– Color-wise, make sure there’s enough contrast, and it’s easy to read what you’re typing.

– Also, make sure it’s easy to tell which field the user is typing in, so we will use the :focus pseudo element to style this.

Let’s give this a crack with the CSS below.

.customclass input[type=text], 
.customclass input[type=password], 
.customclass input[type=tel], 
.customclass input[type=email], 
.customclass textarea, 
.customclass select {
        width: 100%;
	margin: 0px 0px 0px 0px;
	border: 1px #222 solid;
	border-radius: 1px;
	padding: 10px 12px;
	background: #f5f5f5;
	font-family: Helvetica, Arial, sans-serif;
	color: #555;
	font-size: 18px;
	font-weight: 400;
	text-transform: none;
    -webkit-transition: all 0.5s ease-in-out;
    -moz-transition: all 0.5s ease-in-out;
    -o-transition: all 0.5s ease-in-out;
    -ms-transition: all 0.5s ease-in-out;
    transition: all 0.5s ease-in-out;
}
.customclass input[type=text]:focus, 
.customclass input[type=password]:focus, 
.customclass input[type=tel]:focus, 
.customclass input[type=email]:focus, 
.customclass textarea:focus  {
	border: 1px #f00 solid;
	background: #fff;
	color: #111;
    -webkit-transition: all 0.5s ease-in-out;
    -moz-transition: all 0.5s ease-in-out;
    -o-transition: all 0.5s ease-in-out;
    -ms-transition: all 0.5s ease-in-out;
    transition: all 0.5s ease-in-out;
}

You should probably change the .customclass to something else, or you can just put “customclass” over the form you want styled.

A good rule of thumb for styling these fields:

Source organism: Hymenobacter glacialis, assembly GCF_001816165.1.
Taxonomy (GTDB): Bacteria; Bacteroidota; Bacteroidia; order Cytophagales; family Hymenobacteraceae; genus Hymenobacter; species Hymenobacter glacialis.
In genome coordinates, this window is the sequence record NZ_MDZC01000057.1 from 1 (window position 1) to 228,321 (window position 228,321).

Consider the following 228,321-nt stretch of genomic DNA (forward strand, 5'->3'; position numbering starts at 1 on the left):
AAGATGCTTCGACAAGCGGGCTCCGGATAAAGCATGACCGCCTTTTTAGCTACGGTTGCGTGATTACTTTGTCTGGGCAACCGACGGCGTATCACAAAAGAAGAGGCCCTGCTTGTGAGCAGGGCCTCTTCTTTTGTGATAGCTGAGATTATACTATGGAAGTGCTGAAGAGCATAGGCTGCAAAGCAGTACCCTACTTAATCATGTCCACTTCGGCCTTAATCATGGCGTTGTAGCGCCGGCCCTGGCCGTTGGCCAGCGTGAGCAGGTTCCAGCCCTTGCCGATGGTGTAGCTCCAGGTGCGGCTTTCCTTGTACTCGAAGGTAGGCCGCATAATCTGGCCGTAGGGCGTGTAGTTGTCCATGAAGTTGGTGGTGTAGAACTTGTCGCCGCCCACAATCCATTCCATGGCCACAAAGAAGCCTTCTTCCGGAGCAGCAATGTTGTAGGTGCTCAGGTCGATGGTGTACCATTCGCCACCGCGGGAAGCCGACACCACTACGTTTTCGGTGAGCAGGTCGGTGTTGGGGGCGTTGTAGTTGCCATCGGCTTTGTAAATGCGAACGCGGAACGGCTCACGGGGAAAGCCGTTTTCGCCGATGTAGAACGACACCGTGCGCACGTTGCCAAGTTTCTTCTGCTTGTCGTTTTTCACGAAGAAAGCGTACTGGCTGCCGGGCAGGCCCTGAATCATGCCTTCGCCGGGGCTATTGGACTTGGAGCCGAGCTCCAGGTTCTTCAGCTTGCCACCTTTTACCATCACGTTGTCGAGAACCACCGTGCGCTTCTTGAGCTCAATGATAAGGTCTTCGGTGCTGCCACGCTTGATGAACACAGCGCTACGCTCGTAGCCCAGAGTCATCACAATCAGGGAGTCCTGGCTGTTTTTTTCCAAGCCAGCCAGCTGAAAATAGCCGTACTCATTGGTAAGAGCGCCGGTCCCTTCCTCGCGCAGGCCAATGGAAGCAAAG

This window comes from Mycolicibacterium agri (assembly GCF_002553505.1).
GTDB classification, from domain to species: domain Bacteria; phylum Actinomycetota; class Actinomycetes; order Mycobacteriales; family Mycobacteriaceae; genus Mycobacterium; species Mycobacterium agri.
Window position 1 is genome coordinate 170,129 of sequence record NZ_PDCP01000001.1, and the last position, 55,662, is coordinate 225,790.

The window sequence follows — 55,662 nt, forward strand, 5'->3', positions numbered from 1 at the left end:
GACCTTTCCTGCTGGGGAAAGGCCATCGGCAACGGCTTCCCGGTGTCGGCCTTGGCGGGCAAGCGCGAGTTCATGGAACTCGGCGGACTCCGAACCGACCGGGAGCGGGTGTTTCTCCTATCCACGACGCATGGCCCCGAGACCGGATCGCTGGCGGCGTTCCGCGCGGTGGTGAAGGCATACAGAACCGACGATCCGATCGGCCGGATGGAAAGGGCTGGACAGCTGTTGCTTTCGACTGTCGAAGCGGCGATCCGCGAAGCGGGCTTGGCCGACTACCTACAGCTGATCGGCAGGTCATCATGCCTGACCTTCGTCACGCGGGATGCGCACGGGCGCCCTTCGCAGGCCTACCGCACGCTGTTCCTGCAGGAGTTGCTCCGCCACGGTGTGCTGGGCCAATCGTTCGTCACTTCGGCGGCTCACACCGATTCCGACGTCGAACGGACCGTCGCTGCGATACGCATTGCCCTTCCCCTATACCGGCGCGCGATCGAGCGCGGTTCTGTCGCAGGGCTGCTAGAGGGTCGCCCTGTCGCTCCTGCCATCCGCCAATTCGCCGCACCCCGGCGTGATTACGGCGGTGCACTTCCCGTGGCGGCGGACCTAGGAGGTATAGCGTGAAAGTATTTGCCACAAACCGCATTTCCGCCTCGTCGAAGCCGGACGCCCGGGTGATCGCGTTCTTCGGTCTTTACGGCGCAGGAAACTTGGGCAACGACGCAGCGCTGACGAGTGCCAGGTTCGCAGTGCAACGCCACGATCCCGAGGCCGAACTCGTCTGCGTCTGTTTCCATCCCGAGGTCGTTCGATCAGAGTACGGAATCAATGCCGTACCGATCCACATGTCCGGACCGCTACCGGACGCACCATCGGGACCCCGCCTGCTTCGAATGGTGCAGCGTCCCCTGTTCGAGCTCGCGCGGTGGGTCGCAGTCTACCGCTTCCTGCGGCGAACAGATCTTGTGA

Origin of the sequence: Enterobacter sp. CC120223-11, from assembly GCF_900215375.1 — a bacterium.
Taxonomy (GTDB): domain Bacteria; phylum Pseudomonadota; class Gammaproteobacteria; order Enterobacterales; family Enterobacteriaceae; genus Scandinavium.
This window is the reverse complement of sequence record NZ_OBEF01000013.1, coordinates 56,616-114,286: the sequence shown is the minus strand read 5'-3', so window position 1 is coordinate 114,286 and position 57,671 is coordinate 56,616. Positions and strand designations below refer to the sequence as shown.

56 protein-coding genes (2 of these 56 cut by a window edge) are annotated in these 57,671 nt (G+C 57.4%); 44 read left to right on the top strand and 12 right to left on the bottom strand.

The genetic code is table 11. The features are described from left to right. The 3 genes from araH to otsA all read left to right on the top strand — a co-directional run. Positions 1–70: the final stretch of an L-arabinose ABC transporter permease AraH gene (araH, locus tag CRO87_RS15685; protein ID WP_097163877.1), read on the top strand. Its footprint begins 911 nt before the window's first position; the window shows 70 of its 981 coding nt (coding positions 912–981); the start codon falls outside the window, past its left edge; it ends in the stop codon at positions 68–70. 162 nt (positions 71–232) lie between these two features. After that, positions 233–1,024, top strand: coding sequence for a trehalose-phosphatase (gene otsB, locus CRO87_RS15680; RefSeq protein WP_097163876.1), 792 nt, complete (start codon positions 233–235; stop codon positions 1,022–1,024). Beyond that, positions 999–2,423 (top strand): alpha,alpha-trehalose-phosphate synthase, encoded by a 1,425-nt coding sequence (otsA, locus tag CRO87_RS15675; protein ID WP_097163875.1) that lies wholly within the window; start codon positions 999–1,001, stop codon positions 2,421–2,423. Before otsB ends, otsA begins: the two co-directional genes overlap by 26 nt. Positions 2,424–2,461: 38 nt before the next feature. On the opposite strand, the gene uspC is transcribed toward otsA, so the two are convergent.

Try to allow some padding so the text won’t feel claustrophobic.

– Also, try to keep the text size large enough that it’s easy for people to read what they’re typing.

 

=-=-=- Back to top – Table of contents -=-=-=
1. The layout and its responsiveness
2. The fields and their micro-animations
3. The submit button and its macro-animation

 

 

the button

The submit button is the last and most important step, right? Yes.

So, generally speaking, the submit button should be easily noticeable, and enticing. (Side not: The submit button most likely shouldn’t say “submit” – source it should probably say “send”, or some other action word.)

I’ve had a lot of contemplating on how to style the submit button, and here are my general rules of thumbs. (Thumbs? Thumb? Rules of thumb?)

The mouse hover should be for the whole button.

So what I mean is this:

Hi I’m a button

and not this:

Hi I’m a button

The reason why I think this is important is because the action of submitting works throughout the whole button. So the part that can cause the action should respond. All of it. If it reacts, it should be actionable.

For the sake of completion, here’s the css I’m using:

a.fun-button {
	display: inline-block;
	cursor: pointer;
	font-family: 'Libre Franklin';
	font-size: .8rem;
	font-weight: 700;
	padding: .5rem 1rem;
	background: transparent;
	color: #d00 !important;
	text-transform: uppercase;
	border: #d00 solid 1px;
	border-radius: 1px;
}
a.the-whole-button:hover {
	background: #d00;
	color: white !important;
}
a.just-the-text:hover {
	color: black !important;
}

=-=-=- Back to top – Table of contents -=-=-=
1. The layout and its responsiveness
2. The fields and their micro-animations
3. The submit button and its macro-animation

Conclusion

So there you have it. The bare bones basics of styling contact forms.

 

PS. I have not mentioned anything about SMTP settings, mailing services, MX servers, or the UX, UI, side of things, or anything on lead generation. I’ve had experience with all that, and my job does cover that side of web-related services, but, I have kept this post to strictly styling. I can write up some posts on adding functions to the contact forms, if you’d like, but for the record, I am not a fan of server-related issues and settings. No sireee.

 

To learn more about CSS, check out this comprehensive course that covers everything about using CSS with Divi! (use coupon code "getcoursewith5off" for 5% off) Start learning proper CSS for Divi

 

Photo by Heather Shevlin on Unsplash
Photo by Dose Media on Unsplash